greybeta: (Mario - Supreme Iron Chef M)
Personal aside, I have a test and project due tomorrow, which means I've been in superfocus mode the past few hours (oddly enough, no caffeine). The downside of superfocus mode is that I often cannot sleep well that night. I don't like using it very often, but I had to work and help out with some chores at home today. You don't catch up by going slower.

In any case, since I'm here and unable to sleep, I might as well make the most of it and post a cooking query. It's pretty simple, but before that let me tell you a joke one of my history teachers told me...

Mr. B: Do you know why Baptists make the best casseroles?
D2: I don't know, why?
Mr. B: Because they put all their vices in them!

Don't worry, it flew over my head the first time, too.

There are many kinds of casseroles of course, and I like a lot of them. Thanks to growing up in a Baptist church, I have a strong affinity for casseroles.

I <3 casserole.

Oddly enough, I've never actually tried to make it before. I guess I never had to thanks to all the kind ladies at the Baptist church. It's like, theirs is so good, why even bother trying to reproduce a flawed version? But I suppose it's time to try my hand at it.

So, my fine readers, how do you like your casserole? Got a good recipe you'd like to share? Any hints or tricks for this cooking newbie? Thanks in advance! ^_^
greybeta: (Slayers - Lina Eating)
Due to the success of my BBQ brisket, my parents have encouraged me to try cooking some other meals (considering my mom wouldn't let me cook anything in the kitchen growing up, that's a big deal). So I said that I might try making some smoked ribs for July 4th.

The problem? I'm really not sure how, although I think I might try the following simple recipe:

4 to 5 lbs. pork ribs (spare or back ribs)
1 (13 1/2 oz.) bottle hickory liquid smoke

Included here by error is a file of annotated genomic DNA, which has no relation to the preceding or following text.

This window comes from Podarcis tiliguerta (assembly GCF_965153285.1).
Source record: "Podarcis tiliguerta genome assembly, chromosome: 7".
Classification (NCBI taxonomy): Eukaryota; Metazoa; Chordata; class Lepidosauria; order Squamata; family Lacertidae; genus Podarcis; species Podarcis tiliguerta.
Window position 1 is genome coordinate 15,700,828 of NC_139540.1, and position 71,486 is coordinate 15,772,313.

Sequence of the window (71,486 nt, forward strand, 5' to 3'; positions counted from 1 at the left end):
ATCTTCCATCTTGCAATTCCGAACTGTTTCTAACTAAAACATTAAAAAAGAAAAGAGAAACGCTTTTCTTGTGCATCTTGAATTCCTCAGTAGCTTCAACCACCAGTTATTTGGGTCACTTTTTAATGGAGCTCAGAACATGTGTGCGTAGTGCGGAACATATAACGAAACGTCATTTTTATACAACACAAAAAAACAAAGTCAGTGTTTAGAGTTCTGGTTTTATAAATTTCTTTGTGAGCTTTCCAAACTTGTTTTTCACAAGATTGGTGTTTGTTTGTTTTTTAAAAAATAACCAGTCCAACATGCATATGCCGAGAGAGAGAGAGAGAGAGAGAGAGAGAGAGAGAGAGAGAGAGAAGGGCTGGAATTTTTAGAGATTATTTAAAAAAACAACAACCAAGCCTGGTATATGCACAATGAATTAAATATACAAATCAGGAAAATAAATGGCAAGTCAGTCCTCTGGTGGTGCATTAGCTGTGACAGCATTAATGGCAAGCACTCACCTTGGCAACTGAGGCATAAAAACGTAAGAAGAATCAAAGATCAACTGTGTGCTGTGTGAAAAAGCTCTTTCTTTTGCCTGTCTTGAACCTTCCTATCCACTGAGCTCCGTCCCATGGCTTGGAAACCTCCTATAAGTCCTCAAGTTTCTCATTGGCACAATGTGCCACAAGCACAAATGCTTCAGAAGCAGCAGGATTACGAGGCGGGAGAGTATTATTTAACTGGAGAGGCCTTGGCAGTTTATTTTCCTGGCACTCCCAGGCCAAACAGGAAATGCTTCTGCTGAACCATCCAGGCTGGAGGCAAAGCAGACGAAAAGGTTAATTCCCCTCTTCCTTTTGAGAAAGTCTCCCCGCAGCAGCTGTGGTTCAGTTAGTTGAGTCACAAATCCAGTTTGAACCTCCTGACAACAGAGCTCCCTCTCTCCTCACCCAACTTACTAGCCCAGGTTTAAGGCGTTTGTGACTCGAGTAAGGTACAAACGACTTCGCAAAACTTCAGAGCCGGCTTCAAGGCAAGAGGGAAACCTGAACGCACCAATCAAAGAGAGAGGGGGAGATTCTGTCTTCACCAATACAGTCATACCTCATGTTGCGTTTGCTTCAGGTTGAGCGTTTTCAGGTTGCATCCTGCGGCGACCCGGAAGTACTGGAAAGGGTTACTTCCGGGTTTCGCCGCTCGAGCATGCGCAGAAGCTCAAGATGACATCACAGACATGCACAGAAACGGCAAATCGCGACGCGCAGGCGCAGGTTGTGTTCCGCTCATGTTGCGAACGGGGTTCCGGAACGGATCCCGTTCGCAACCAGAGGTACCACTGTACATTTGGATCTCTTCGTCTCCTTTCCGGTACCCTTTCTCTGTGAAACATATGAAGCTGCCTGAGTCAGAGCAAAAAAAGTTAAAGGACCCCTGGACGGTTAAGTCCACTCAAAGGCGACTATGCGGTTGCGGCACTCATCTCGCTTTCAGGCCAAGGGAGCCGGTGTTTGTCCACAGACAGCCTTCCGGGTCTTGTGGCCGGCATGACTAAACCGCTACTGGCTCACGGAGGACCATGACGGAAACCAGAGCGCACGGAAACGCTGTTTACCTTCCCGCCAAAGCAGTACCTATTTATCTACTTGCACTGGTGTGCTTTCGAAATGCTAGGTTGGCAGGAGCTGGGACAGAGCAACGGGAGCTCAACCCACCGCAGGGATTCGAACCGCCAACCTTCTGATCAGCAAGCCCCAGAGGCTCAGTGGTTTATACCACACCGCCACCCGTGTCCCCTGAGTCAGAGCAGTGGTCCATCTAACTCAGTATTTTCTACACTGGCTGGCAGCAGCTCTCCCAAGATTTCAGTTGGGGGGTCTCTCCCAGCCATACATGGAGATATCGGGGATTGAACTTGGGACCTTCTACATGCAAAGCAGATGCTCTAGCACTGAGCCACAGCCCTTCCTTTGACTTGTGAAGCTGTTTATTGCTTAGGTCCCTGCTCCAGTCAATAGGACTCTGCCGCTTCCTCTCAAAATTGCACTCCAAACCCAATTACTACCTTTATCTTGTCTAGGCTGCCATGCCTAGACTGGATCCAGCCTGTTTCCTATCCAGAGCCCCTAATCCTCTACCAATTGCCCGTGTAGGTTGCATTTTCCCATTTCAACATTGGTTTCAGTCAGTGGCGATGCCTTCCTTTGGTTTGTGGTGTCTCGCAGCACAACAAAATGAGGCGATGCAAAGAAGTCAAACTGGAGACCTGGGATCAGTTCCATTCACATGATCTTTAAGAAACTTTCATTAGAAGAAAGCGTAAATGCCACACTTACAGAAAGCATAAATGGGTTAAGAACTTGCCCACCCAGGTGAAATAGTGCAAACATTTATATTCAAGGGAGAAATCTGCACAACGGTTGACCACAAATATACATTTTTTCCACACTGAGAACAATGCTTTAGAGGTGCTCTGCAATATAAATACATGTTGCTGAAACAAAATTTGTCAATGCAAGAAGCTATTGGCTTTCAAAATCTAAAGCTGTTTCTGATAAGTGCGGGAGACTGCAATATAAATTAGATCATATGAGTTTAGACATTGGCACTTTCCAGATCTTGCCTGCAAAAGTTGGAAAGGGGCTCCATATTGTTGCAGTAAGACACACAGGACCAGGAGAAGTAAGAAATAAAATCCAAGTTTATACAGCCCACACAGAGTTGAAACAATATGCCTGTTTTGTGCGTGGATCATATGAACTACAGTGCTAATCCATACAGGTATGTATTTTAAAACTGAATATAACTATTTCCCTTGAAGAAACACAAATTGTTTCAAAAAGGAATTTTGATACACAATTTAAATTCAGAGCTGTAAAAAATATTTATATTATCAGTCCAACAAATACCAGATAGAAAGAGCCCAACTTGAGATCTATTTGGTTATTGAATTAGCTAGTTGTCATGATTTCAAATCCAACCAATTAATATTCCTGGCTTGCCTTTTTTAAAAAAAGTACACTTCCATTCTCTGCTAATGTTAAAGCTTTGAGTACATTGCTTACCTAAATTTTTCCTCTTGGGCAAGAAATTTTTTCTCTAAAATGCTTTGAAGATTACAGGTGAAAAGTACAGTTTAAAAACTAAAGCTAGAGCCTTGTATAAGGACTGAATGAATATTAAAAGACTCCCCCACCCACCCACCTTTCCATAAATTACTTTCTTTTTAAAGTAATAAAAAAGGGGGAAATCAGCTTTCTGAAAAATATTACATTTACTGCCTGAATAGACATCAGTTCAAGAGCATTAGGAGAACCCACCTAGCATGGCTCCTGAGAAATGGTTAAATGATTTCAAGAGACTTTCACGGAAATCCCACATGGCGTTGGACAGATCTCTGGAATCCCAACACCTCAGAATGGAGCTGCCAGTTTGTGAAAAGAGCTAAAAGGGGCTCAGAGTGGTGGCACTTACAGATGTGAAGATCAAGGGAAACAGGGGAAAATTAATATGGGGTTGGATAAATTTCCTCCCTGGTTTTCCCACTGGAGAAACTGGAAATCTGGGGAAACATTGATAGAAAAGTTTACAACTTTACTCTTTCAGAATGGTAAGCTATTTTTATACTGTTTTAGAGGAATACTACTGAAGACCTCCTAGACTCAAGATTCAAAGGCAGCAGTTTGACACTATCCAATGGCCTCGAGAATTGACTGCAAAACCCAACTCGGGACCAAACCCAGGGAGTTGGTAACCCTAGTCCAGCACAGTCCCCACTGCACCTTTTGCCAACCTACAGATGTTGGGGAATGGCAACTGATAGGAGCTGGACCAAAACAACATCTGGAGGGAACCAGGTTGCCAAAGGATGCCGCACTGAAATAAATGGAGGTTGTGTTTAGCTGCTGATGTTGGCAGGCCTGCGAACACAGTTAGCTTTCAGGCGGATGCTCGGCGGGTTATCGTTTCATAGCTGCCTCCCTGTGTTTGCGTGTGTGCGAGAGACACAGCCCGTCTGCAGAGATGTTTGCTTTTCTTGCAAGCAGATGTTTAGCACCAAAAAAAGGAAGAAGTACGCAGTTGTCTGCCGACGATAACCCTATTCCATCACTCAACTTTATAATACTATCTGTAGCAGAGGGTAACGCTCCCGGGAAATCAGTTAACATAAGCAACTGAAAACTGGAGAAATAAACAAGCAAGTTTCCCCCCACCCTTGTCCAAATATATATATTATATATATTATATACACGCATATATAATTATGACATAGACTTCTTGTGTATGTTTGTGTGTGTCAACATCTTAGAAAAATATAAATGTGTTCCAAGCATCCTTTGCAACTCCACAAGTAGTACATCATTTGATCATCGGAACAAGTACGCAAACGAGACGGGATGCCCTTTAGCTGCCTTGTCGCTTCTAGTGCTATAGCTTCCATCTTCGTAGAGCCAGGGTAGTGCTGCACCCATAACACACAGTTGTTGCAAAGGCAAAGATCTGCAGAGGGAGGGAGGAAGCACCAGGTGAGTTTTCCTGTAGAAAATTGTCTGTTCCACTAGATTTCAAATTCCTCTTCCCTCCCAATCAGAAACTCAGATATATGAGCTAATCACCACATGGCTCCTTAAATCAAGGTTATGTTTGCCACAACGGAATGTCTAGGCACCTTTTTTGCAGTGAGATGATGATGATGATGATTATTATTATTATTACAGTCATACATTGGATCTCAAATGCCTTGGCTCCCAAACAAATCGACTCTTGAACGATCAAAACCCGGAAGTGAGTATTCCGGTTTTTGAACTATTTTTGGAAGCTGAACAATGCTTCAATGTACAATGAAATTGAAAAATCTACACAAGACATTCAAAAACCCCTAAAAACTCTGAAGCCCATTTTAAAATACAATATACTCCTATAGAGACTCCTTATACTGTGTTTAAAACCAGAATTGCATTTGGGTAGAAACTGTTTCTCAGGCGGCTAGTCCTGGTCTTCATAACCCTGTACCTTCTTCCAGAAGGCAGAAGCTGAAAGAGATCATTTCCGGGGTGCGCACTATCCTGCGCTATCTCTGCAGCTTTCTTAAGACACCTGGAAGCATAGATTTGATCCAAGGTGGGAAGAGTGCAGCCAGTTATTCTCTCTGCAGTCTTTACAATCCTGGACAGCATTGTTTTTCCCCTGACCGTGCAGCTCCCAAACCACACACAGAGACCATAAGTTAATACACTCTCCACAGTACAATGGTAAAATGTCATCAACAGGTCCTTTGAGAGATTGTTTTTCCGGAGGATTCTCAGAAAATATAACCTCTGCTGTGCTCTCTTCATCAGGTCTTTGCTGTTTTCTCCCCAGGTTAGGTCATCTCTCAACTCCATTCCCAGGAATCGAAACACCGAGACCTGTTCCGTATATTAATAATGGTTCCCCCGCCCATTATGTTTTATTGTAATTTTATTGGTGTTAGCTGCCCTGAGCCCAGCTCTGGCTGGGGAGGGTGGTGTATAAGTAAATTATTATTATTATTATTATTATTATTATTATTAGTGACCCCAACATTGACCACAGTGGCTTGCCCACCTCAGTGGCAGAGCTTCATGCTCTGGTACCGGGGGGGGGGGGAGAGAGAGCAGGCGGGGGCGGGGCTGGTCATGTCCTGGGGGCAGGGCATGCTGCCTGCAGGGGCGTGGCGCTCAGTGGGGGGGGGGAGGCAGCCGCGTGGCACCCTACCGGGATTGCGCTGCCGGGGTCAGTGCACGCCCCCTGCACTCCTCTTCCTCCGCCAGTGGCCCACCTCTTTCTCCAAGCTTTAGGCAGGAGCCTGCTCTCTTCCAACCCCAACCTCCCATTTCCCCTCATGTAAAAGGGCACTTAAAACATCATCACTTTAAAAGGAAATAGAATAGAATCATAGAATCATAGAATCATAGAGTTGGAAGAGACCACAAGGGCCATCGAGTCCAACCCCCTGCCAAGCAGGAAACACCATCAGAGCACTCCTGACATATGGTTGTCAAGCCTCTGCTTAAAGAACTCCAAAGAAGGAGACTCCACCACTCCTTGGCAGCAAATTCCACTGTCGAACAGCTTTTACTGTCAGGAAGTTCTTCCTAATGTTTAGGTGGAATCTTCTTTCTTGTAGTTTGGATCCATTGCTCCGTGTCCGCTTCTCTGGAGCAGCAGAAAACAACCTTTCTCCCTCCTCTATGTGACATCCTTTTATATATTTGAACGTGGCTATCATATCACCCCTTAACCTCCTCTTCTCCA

2 1/2 qts. water
Favorite barbecue sauce
Combine liquid smoke and water in a large pot; bring to a boil. Add the ribs and reduce heat; simmer 1 1/2 to 2 hours. Remove ribs from liquid; let cool. (Ribs may be refrigerated or frozen for future use.)
Dip or brush ribs with barbecue sauce. Cook at 400 degrees for 15-20 minutes. For crispy ribs, broil additional 3-5 minutes.

Huh, seems simple enough. But I do have to ask, how do you guys and gals make your smoked ribs?


Mar. 25th, 2009 07:05 am
greybeta: (Mario - Supreme Iron Chef M)
I made queso for the first time yesterday. And you know something? It was so easy a caveman could do it.

See, my parents bought tons of food for my sister's wedding a week and a half ago. Among these items were bags of tortilla chips for a quick snack, but we got so busy that day we forgot about them. We had some salsa around the house, but I don't like salsa so I volunteered to make queso.

The problem? I hadn't made queso before. So I scoured for some basic recipes before deciding on one.

Apparently, the basic queso recipe is this:

1 lb Velveeta cheese
1 10oz can Rotel tomatoes

Then you can add spices and flavor to your taste. Considering mine, I went with:

1 tsp chili powder (approximate, I just put a few shakes in)
1 tsp minced garlic (again, approximate)

I took out a saucepan and put it on medium high heat. Then I put the cheese in, which I should have cut into cubes before hand to encourage faster melting. As it was, I used my stirring spoon to cut it up in the pan.

Once decently melted, I added the Rotel tomatoes and stirred. Then I added the chili powder and minced garlic. After a few minutes I had some queso the way I like it: cheesy with a little kick but not too spicy.

Both of my parents, who favor Asian tastes, liked it and wondered why I hadn't made it before if it was that easy. I guess I thought it was more complicated or something.

Now I'll something to snack while I watch sports games!

July 2009

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